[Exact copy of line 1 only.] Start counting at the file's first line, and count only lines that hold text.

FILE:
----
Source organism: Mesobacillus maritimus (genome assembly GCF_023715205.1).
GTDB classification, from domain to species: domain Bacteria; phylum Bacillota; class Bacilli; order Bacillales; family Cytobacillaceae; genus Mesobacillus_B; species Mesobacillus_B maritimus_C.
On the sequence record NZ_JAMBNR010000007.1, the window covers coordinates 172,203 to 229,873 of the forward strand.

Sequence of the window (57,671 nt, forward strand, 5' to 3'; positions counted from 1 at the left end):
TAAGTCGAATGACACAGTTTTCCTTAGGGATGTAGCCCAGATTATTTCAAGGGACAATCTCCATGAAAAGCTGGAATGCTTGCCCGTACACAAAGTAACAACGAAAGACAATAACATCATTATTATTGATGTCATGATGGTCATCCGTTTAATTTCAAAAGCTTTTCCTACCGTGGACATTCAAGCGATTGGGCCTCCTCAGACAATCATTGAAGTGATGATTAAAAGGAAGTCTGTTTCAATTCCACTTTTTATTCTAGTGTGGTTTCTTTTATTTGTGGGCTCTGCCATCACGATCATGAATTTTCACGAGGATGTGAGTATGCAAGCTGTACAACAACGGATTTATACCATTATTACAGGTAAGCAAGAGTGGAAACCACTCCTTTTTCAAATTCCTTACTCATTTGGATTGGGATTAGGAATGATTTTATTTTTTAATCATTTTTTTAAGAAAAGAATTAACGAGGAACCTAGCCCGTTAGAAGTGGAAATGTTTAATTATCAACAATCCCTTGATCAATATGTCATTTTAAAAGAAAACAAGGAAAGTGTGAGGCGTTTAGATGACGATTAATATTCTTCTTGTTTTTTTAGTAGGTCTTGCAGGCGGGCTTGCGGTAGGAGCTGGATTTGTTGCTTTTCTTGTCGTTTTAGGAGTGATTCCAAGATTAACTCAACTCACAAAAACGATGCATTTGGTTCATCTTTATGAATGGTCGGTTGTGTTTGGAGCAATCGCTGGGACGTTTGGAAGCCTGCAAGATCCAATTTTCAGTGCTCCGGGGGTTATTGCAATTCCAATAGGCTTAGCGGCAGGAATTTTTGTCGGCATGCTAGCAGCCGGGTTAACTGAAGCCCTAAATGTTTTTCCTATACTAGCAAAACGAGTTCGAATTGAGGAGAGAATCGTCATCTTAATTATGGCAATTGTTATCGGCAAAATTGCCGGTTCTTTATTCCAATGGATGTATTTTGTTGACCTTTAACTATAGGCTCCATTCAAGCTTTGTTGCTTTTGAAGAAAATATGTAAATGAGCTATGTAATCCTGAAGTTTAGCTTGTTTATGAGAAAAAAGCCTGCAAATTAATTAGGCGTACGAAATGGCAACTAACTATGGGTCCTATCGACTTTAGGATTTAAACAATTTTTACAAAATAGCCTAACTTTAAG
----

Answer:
Source organism: Mesobacillus maritimus (genome assembly GCF_023715205.1).